For more, see the IRS website.
3. Get your financial documents in order.
This is a concrete step you can begin immediately: Gather and secure copies of all your financial documents. Use my Financial Information Checklist as a starting point, and add to it as necessary based on your individual circumstances.
Get this done before you file for divorce. You cannot expect your husband to help you later. In fact, some husbands make it deliberately difficult. Having financial documents on hand early on will save you time, expense, and possible unpleasantness trying to get copies later.
Keep your documents with a trusted friend or family member, or use a safe deposit box that your husband can’t access.
4. Address your credit needs.
Request a copy of your credit report, and address any misinformation it contains. Many women don’t pay attention to their individual credit situation while married. If that describes you, it’s time to rectify that situation, whether or not you’re getting divorced. Good credit is essential for obtaining financing for any purpose, and these days, few people even manage household expenses without it.
Scrutinize your joint credit card statements closely. If your husband has used those cards to pay for a Sun Valley ski trip with his girlfriend, for example, you’ll want to be able to document that when your divorce gets underway.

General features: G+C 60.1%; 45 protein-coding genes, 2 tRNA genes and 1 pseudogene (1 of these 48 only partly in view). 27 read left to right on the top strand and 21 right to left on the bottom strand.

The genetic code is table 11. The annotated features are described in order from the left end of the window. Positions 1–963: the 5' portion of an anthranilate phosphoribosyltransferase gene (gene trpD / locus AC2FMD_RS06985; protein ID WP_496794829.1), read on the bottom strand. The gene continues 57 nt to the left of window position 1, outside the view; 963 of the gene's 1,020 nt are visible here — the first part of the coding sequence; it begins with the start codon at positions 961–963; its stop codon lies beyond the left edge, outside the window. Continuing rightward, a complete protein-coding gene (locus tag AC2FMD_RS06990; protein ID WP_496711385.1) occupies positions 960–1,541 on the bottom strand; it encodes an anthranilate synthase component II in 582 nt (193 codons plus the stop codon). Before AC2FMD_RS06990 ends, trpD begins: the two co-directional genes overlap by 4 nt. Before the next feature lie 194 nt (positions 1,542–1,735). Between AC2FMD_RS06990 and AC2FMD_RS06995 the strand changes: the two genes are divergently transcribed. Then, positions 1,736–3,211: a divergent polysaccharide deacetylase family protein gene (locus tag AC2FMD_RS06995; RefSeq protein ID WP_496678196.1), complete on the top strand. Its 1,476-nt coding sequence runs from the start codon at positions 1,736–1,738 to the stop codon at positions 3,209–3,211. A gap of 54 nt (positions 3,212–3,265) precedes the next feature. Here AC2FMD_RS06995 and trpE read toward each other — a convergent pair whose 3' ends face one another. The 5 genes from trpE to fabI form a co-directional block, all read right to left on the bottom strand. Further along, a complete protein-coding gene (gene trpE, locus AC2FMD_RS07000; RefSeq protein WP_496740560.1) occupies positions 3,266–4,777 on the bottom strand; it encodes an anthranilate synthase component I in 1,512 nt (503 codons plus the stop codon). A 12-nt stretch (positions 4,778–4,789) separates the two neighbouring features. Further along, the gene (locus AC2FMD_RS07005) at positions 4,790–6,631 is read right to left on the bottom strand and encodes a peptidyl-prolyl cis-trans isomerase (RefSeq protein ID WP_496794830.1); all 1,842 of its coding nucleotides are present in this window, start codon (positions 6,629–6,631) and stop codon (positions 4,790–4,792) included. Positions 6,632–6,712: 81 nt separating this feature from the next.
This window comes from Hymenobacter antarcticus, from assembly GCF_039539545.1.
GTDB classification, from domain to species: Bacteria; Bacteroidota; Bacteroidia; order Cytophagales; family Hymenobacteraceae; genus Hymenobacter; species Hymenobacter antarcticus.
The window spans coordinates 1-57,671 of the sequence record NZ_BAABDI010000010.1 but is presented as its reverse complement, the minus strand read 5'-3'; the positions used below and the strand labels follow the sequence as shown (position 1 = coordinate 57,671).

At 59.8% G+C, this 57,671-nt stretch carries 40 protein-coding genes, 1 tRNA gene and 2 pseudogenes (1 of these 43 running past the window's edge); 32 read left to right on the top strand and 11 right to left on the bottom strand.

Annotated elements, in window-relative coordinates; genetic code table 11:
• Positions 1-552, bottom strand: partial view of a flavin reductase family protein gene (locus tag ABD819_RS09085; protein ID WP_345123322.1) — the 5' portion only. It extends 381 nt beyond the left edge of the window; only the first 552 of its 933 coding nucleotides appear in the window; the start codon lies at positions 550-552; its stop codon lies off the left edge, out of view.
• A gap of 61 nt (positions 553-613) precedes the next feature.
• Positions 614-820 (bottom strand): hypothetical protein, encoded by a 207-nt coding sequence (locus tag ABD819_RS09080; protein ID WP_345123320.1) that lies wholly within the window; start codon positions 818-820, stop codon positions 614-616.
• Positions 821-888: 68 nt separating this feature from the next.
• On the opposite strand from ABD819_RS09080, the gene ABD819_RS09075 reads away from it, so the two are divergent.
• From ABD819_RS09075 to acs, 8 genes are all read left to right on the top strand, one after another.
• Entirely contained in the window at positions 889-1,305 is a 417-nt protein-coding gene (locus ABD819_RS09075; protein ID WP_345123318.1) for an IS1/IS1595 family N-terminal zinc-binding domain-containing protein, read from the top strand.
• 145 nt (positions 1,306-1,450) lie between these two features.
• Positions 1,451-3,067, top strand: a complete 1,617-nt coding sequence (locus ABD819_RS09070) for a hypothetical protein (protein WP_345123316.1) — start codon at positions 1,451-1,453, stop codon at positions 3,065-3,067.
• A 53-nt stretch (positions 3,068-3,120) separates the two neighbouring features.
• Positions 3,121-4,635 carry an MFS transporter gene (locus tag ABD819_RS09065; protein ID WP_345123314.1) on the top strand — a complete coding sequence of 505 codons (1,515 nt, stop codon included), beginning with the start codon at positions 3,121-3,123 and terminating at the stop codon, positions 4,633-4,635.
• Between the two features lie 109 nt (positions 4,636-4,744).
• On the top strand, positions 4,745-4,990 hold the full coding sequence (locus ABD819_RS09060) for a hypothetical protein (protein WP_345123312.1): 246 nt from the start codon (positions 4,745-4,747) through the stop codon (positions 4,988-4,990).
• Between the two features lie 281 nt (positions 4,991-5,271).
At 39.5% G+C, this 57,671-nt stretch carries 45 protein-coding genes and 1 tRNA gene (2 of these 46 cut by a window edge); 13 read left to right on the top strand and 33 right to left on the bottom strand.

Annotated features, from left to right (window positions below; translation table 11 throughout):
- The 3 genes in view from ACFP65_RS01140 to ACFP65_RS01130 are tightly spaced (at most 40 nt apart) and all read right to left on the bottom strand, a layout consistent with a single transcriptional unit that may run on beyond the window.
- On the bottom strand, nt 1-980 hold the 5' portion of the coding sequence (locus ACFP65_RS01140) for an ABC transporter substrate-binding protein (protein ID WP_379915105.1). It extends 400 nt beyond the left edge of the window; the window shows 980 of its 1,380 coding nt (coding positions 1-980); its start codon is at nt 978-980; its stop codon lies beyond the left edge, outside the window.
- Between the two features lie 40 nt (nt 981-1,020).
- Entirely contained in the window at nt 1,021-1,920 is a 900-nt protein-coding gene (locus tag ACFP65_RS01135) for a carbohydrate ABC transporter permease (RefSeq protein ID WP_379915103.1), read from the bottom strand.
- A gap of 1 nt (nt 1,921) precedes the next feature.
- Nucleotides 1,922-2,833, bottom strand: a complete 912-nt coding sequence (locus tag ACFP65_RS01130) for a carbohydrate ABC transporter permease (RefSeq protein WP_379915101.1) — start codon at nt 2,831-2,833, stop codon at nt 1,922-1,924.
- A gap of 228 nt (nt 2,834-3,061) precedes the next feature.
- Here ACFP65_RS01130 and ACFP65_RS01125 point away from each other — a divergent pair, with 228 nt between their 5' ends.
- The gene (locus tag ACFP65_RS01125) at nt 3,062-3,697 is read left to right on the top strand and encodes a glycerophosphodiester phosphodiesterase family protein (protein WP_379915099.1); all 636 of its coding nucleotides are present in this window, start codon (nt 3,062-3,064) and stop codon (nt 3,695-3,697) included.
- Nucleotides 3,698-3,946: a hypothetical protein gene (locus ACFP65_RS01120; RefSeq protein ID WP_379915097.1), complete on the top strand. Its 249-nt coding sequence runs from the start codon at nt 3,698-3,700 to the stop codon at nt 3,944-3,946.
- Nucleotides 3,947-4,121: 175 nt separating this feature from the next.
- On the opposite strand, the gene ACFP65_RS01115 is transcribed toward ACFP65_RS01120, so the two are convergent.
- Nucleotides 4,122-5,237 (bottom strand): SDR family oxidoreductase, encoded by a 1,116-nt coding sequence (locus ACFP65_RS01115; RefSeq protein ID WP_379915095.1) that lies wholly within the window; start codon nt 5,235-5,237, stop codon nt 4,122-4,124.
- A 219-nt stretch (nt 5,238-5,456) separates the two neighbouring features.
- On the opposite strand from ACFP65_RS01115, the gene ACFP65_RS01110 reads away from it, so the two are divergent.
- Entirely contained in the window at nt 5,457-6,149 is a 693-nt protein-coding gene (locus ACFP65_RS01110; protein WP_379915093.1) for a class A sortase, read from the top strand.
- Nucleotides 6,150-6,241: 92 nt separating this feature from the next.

Establish credit cards in your own name as soon as you can. This is especially important if you don’t have your own income. Although regulatory changes have been made to allow non-working spouses to apply for credit based on shared household income, it can still be difficult to get approved if that income isn’t individually yours. Apply to several companies, and be prepared for a wait.
5. Establish your own bank accounts.
While you’re waiting to be issued credit cards, you should also discreetly set up the bank accounts you will need as a single woman. Use a different bank than where you and your husband currently have joint accounts, and open savings and checking accounts in your name alone.
Fund these accounts as best you can. Divorce is expensive, and the more you can set aside toward the effort, the better off you’ll be.
6. Assemble your professional divorce team.
If you’ve been thinking that all it takes is a good lawyer to get through a divorce, you’re in for a surprise. Today’s financial portfolios and associated regulations are exceedingly complex, and the financial nuances will be outside your attorney’s area of expertise.
Start with a matrimonial/family law attorney, a divorce financial advisor, and a therapist. (As I mentioned earlier, it’s only natural for people going through divorce to experience strong emotions. A compassionate therapist will help you cope emotionally, while you’re thinking financially.)
Research likely candidates, and schedule interviews with the best ones. Make sure to seek out expertise in any circumstances unique to your case. Then, with your professional team on standby, you’ll be confident in knowing who to call when the time comes.
Spring is a great time to lay the groundwork for your life as a single woman. Make progress on these six points, you’ll be well on your way to starting that life with a strong financial foundation.
Jeffrey Landers is a member of the DailyWorth Connect program. Read more about the program here.